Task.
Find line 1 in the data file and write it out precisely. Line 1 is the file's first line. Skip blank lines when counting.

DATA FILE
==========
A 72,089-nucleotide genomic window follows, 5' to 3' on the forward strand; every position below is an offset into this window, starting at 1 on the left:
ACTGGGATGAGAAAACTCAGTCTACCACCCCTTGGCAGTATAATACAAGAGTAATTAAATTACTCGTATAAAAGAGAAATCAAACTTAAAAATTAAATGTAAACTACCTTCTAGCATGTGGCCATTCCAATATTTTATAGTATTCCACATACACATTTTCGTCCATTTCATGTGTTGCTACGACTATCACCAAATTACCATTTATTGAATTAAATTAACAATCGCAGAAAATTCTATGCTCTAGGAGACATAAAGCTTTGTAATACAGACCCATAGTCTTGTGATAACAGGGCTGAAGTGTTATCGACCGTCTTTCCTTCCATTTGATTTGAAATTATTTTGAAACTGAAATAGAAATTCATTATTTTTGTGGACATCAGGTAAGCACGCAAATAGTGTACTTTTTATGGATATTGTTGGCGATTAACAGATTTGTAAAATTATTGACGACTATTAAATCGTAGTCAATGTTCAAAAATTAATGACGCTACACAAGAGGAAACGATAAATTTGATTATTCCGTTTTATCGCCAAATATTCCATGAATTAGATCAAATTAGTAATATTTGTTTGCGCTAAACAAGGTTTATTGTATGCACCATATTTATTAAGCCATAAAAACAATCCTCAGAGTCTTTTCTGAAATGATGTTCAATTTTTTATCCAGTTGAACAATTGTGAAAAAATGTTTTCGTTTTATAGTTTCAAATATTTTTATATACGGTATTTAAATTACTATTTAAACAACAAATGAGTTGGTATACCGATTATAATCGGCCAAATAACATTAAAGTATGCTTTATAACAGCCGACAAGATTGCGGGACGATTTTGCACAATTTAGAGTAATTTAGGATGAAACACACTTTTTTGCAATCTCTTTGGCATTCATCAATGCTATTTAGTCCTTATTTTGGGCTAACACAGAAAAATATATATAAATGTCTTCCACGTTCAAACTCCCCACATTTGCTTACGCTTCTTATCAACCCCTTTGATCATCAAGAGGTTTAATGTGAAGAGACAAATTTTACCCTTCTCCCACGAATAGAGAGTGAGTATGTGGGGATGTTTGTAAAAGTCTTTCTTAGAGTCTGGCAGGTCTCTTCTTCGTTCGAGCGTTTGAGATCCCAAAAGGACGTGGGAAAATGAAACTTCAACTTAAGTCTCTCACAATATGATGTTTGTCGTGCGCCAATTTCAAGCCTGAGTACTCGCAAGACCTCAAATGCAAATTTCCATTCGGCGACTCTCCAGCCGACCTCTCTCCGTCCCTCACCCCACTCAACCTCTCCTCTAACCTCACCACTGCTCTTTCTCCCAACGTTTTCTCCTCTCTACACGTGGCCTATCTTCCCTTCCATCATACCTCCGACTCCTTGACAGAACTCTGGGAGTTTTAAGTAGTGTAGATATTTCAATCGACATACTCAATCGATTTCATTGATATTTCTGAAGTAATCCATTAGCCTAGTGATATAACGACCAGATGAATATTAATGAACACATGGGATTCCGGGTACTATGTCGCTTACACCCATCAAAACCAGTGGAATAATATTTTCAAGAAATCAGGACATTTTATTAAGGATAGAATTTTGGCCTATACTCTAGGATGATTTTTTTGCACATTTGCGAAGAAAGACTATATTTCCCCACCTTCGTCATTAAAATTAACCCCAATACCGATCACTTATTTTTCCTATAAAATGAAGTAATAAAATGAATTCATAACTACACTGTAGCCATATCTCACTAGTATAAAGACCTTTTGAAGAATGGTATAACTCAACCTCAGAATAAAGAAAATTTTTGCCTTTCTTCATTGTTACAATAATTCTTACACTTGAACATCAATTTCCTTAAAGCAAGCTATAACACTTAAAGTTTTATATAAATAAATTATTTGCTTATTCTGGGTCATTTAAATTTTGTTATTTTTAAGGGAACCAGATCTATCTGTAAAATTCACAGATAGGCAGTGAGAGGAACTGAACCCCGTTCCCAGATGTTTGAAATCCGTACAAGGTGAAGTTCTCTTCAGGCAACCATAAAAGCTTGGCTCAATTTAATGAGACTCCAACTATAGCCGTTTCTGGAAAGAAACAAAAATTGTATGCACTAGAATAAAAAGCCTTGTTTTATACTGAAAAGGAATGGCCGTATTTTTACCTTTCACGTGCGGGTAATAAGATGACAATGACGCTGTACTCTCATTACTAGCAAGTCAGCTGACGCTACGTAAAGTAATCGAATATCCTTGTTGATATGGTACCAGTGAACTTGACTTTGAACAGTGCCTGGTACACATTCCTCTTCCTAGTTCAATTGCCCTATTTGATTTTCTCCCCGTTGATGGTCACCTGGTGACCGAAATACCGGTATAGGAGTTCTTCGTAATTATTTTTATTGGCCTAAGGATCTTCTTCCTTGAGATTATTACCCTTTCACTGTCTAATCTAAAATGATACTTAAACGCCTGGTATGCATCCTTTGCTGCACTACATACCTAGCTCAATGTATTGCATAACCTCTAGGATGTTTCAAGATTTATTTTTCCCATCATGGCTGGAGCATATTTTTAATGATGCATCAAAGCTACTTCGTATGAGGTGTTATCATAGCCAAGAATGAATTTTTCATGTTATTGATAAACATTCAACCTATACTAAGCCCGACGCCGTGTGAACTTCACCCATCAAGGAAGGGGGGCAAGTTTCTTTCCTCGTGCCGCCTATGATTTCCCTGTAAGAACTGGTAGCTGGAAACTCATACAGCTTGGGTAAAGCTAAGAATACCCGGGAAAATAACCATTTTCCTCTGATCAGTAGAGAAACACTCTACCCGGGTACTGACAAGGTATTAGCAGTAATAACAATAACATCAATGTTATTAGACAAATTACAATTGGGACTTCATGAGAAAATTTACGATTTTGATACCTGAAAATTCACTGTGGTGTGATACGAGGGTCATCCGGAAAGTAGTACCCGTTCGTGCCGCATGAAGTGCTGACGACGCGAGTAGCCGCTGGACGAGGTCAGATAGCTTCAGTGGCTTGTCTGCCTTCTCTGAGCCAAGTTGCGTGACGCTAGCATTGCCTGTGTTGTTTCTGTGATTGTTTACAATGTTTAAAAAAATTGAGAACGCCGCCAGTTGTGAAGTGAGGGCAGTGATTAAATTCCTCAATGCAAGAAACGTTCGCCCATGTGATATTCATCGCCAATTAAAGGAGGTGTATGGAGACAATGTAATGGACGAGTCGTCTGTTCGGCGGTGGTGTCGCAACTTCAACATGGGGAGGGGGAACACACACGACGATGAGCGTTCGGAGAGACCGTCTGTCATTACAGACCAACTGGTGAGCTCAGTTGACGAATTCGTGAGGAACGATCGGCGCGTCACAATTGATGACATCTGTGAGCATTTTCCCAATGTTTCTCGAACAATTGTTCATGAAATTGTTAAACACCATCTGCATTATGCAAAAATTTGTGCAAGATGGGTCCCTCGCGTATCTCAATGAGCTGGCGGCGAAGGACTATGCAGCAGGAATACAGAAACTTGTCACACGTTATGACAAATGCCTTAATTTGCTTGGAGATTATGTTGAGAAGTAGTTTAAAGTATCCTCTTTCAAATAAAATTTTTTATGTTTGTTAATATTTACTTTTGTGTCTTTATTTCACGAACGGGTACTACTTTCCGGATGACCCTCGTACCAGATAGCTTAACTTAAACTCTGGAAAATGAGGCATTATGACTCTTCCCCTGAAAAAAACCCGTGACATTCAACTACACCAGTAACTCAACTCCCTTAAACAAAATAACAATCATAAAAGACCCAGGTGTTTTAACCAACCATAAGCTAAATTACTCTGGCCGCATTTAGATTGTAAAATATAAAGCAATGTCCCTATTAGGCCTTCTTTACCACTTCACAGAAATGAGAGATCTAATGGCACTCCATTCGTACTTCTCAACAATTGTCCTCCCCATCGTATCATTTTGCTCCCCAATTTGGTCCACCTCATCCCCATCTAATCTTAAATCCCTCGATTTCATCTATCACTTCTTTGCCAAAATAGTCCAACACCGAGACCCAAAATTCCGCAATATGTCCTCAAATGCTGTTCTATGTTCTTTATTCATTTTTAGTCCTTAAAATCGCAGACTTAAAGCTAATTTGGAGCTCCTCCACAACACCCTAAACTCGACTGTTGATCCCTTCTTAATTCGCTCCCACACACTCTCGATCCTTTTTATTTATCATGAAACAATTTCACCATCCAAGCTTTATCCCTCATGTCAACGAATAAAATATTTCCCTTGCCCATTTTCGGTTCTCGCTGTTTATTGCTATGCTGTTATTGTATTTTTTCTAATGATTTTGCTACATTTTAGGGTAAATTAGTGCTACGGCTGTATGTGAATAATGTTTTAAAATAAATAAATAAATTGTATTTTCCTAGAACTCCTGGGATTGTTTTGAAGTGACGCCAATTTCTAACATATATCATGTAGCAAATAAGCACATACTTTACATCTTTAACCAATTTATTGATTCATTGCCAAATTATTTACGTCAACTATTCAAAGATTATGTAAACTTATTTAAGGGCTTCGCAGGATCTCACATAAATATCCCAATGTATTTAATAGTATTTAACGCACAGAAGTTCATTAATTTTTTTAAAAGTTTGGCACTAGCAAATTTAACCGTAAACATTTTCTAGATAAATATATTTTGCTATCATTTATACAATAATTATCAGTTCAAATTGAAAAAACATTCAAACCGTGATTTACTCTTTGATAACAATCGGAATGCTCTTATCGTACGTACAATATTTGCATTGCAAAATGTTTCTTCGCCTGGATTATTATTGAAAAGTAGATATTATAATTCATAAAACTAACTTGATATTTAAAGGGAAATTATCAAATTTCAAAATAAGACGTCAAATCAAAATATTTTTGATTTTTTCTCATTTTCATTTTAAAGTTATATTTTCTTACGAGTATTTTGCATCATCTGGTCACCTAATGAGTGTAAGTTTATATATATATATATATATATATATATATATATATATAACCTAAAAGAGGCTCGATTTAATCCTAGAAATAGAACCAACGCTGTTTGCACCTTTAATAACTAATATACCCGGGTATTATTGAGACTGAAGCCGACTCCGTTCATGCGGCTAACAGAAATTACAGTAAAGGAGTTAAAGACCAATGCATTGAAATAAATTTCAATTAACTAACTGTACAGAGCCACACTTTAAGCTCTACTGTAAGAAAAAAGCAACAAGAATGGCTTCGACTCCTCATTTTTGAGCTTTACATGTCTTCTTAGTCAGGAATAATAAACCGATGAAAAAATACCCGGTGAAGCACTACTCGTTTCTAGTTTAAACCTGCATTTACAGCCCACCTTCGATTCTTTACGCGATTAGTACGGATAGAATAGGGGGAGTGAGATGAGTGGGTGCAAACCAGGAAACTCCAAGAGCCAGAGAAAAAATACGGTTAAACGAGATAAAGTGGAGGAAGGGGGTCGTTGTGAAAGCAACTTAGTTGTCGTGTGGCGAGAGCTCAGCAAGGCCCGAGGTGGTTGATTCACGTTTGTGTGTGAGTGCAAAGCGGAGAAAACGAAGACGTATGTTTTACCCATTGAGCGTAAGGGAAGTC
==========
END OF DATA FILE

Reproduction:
A 72,089-nucleotide genomic window follows, 5' to 3' on the forward strand; every position below is an offset into this window, starting at 1 on the left: